POLICY

SOLAR ECLIIPSE

A new type of business could supplant some of DNR's grazing, crop leases

November 2018
By Trista Crossley


In the last year, the Washington State Department of Natural Resources (DNR) has seen increasing interest in state lands from a new sort of lessee—solar farm companies.

According to Kathryn Mink, DNR’s agriculture assistant region manager for the southeast region, the interest is coming from both in state and out of state companies. Those companies have identified approximately 30 parcels of DNR-managed, state-owned land with solar farm potential—about 16,000 acres—that also have easy access to the electrical grid. The land is located in Adams, Asotin, Douglas, Kittitas, Klickitat, Lincoln, Whitman and Yakima counties. In many cases, the solar farm companies are also interested in surrounding parcels that are privately owned, Mink said. Out of the 16,000 acres, less than 2,000 acres are currently in dryland wheat; the majority is in grazing. DNR has sent a letter to the current lessees of those 30 parcels notifying them of the solar farm potential. Read more


POLICY

RATE SHOCK

New CRP payment rates leave many Eastern Washington growers scratching their heads

November 2018
By Trista Crossley


Earlier this year, some Washington producers got a shock when they went to renew their Conservation Reserve Project (CRP) contracts. The rates had changed, and in many cases, not for the better. One farmer in Franklin County reported that his rate dropped by more than $20 per acre. In Asotin County, farmers saw their rates drop by more than half from last year.

The cause appeared to be twofold. First, the Farm Service Agency (FSA) changed their soil rental rates, but not all Washington county rates went down. Some even went up from last year (see Chart 1). The second change, and the one that might have hit harder, was the FSA’s change in their soil productivity factors. See more


FARMER'S TOOLBOX

HARVEST 2018

Harvest 2018 is over and farmers are now working on planting for harvest 2019. During the summer, Wheat Life staff were out and about taking pictures in as many counties as we could get to. We showed some of those photos in our October 2018 issue, but here's a bunch we couldn't fit. See more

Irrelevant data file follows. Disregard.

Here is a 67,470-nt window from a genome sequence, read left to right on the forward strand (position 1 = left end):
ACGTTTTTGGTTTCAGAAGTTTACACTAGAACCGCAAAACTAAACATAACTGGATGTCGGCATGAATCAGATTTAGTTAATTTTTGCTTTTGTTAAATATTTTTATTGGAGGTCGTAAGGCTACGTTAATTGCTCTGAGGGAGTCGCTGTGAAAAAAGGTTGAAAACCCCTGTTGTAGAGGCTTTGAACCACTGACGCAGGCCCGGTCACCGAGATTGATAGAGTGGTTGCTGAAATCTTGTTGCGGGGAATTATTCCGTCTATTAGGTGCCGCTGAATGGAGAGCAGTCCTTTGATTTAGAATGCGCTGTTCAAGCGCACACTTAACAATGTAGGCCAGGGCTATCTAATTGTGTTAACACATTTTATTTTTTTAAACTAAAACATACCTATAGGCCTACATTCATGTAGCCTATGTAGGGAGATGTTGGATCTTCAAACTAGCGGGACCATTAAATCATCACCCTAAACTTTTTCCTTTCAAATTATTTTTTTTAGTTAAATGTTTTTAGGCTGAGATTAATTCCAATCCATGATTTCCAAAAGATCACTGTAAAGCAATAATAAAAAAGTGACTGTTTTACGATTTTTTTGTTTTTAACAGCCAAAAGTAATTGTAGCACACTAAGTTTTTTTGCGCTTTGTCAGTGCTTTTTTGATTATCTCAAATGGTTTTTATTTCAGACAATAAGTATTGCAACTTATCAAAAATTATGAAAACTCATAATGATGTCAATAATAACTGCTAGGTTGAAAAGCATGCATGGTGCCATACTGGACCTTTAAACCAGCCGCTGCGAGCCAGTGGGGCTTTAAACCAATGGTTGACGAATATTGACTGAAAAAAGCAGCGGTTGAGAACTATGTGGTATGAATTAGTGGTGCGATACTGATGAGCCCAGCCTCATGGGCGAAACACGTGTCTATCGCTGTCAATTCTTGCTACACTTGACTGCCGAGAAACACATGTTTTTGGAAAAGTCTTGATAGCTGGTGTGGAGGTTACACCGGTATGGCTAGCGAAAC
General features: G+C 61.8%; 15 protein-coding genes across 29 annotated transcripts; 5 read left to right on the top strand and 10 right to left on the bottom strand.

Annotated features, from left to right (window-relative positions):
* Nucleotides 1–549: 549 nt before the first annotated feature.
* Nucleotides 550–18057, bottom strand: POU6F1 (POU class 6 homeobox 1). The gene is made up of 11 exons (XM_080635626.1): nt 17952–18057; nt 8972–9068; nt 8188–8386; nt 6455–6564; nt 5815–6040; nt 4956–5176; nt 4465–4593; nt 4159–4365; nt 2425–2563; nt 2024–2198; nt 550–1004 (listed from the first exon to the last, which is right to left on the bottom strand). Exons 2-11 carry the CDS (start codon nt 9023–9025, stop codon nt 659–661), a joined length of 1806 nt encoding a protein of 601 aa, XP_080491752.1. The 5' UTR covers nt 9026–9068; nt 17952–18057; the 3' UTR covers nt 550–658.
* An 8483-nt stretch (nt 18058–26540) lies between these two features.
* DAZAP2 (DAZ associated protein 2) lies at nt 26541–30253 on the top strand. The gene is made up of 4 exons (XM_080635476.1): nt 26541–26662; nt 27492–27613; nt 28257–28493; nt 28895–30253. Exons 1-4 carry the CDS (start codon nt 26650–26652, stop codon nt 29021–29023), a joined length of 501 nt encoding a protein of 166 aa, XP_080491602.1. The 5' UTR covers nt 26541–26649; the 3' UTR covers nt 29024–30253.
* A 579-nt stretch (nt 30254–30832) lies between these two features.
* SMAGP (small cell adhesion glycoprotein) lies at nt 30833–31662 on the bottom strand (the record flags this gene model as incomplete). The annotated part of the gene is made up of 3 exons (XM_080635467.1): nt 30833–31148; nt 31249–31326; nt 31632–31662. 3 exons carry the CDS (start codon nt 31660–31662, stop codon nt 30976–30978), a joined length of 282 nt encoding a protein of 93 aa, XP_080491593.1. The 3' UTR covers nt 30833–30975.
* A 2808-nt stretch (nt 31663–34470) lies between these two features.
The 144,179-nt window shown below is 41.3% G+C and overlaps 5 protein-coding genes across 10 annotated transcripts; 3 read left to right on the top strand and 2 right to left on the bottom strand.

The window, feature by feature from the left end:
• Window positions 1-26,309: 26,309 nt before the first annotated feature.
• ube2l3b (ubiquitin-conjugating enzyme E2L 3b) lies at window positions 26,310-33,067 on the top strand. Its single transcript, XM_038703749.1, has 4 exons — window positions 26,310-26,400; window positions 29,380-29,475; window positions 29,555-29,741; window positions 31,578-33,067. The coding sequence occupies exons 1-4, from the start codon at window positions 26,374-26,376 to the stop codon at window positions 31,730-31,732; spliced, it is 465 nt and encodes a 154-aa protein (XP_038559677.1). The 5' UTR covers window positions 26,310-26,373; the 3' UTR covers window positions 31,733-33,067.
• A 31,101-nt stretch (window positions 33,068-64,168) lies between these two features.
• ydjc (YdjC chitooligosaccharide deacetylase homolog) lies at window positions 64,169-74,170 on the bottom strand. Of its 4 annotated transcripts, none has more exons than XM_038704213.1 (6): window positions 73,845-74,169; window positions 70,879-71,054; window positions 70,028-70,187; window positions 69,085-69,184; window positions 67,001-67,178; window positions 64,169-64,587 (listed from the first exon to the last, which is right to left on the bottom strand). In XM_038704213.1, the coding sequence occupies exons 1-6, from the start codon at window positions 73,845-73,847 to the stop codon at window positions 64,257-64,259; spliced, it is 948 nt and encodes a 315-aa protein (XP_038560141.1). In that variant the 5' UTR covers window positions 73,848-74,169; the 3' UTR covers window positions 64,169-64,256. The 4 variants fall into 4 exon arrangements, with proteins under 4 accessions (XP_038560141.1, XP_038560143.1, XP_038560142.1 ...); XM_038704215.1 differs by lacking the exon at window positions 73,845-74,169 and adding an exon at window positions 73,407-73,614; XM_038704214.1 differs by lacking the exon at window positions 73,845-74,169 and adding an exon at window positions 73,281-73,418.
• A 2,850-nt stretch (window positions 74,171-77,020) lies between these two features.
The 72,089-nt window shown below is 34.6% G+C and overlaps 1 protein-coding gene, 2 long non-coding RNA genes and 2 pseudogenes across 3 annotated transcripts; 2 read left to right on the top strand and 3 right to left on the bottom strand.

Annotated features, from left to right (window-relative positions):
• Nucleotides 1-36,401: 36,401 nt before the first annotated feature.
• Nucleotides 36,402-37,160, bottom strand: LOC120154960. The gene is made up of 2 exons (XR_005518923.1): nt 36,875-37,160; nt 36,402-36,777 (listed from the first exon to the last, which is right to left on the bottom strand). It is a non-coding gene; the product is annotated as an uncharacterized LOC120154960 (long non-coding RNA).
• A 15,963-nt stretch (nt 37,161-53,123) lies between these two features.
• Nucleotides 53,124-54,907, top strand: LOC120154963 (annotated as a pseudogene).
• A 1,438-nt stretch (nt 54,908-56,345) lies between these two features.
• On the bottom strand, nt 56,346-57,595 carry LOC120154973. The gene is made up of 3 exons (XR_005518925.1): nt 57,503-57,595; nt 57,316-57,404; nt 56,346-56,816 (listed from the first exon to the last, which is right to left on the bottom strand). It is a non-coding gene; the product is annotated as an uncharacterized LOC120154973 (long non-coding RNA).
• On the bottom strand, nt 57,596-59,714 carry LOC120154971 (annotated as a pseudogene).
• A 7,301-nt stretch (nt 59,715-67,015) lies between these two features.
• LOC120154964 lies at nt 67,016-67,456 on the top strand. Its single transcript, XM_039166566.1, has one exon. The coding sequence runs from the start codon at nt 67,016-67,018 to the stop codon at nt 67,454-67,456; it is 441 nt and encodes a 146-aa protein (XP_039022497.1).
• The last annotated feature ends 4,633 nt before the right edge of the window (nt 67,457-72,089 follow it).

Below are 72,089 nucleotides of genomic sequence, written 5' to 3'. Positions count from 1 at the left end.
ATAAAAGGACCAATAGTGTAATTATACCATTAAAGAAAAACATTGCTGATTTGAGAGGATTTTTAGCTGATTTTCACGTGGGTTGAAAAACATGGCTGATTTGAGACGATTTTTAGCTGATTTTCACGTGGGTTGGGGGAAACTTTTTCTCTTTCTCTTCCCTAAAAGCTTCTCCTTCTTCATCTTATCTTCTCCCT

POLICY

Mr. Northy goes to Washington

USDA undersecretary spends weekend in Evergreen state visiting with producers

August/September 2018
By Trista Crossley


In the last month, Washington state has been a popular place for U.S. Department of Agriculture (USDA) officials to visit. Fresh off the heels of Ag Secretary Sonny Perdue, Bill Northey, undersecretary for farm production and conservation, spent several days in Benton and Spokane counties, talking to producers about conservation practices and programs, crop rotations and trade.

In Benton County, Northey was joined by Rep. Dan Newhouse (R-Wash.) and Derek Sandison, director of the Washington State Department of Agriculture, as he toured the farm of Nicole Berg, National Association of Wheat Growers secretary. The group discussed USDA customer service and the U.S. wheat trade, among other topics. The next day, Northey travelled, well, north to Spokane County. He was joined by Vicki Carter and Ty Meyer, both from the Spokane Conservation District (SCD), and Mike Poulson, ag and natural resource policy director for Rep. Cathy McMorris Rodgers. The group started the morning out by talking about no-till and direct seeding with Bob Sievers, a farmer near Spangle. On the way to Washington Association of Wheat Growers President Marci Green’s farm near Fairfield, the group stopped to see the results of a SCD buffer program that pays farmers to put in buffers along streams based on the value of the crop the buffer replaces. See more